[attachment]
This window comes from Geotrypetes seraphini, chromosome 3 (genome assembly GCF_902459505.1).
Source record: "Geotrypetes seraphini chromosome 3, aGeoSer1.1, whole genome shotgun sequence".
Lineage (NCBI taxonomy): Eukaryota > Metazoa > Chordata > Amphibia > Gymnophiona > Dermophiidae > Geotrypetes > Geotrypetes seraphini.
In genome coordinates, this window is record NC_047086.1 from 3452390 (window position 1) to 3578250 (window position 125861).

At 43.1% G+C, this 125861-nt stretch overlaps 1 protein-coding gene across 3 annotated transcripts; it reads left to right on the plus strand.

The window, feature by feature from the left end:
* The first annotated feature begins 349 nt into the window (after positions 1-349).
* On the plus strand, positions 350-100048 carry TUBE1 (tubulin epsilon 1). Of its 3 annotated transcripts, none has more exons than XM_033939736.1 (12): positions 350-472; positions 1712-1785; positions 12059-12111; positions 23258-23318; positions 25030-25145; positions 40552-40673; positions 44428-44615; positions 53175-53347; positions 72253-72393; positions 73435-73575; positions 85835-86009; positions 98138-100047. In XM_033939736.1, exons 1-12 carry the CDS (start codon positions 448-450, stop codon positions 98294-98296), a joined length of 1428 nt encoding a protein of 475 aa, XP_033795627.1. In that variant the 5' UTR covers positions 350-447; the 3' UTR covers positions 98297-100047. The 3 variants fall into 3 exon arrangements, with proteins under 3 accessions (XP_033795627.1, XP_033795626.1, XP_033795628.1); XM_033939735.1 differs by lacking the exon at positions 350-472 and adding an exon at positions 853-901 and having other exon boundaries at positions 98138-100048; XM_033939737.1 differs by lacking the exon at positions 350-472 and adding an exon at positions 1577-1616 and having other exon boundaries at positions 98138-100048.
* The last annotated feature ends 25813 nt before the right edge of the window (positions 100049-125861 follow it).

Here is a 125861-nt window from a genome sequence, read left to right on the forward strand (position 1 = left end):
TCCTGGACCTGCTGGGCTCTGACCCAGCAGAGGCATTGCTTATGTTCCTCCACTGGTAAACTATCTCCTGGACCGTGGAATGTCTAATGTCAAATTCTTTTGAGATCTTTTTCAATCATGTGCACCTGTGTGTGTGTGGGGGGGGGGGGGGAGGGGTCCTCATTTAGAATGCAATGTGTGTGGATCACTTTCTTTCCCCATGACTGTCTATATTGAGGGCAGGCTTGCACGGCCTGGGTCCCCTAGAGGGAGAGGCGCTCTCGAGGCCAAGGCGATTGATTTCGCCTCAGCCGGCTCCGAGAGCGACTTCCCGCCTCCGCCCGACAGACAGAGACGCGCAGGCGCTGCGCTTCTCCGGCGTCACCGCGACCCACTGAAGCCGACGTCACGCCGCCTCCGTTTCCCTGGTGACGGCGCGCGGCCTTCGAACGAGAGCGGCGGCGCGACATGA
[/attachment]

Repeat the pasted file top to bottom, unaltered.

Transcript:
This window comes from Geotrypetes seraphini, chromosome 3 (genome assembly GCF_902459505.1).
Source record: "Geotrypetes seraphini chromosome 3, aGeoSer1.1, whole genome shotgun sequence".
Lineage (NCBI taxonomy): Eukaryota > Metazoa > Chordata > Amphibia > Gymnophiona > Dermophiidae > Geotrypetes > Geotrypetes seraphini.
In genome coordinates, this window is record NC_047086.1 from 3452390 (window position 1) to 3578250 (window position 125861).

At 43.1% G+C, this 125861-nt stretch overlaps 1 protein-coding gene across 3 annotated transcripts; it reads left to right on the plus strand.

The window, feature by feature from the left end:
* The first annotated feature begins 349 nt into the window (after positions 1-349).
* On the plus strand, positions 350-100048 carry TUBE1 (tubulin epsilon 1). Of its 3 annotated transcripts, none has more exons than XM_033939736.1 (12): positions 350-472; positions 1712-1785; positions 12059-12111; positions 23258-23318; positions 25030-25145; positions 40552-40673; positions 44428-44615; positions 53175-53347; positions 72253-72393; positions 73435-73575; positions 85835-86009; positions 98138-100047. In XM_033939736.1, exons 1-12 carry the CDS (start codon positions 448-450, stop codon positions 98294-98296), a joined length of 1428 nt encoding a protein of 475 aa, XP_033795627.1. In that variant the 5' UTR covers positions 350-447; the 3' UTR covers positions 98297-100047. The 3 variants fall into 3 exon arrangements, with proteins under 3 accessions (XP_033795627.1, XP_033795626.1, XP_033795628.1); XM_033939735.1 differs by lacking the exon at positions 350-472 and adding an exon at positions 853-901 and having other exon boundaries at positions 98138-100048; XM_033939737.1 differs by lacking the exon at positions 350-472 and adding an exon at positions 1577-1616 and having other exon boundaries at positions 98138-100048.
* The last annotated feature ends 25813 nt before the right edge of the window (positions 100049-125861 follow it).

Here is a 125861-nt window from a genome sequence, read left to right on the forward strand (position 1 = left end):
TCCTGGACCTGCTGGGCTCTGACCCAGCAGAGGCATTGCTTATGTTCCTCCACTGGTAAACTATCTCCTGGACCGTGGAATGTCTAATGTCAAATTCTTTTGAGATCTTTTTCAATCATGTGCACCTGTGTGTGTGTGGGGGGGGGGGGGGAGGGGTCCTCATTTAGAATGCAATGTGTGTGGATCACTTTCTTTCCCCATGACTGTCTATATTGAGGGCAGGCTTGCACGGCCTGGGTCCCCTAGAGGGAGAGGCGCTCTCGAGGCCAAGGCGATTGATTTCGCCTCAGCCGGCTCCGAGAGCGACTTCCCGCCTCCGCCCGACAGACAGAGACGCGCAGGCGCTGCGCTTCTCCGGCGTCACCGCGACCCACTGAAGCCGACGTCACGCCGCCTCCGTTTCCCTGGTGACGGCGCGCGGCCTTCGAACGAGAGCGGCGGCGCGACATGA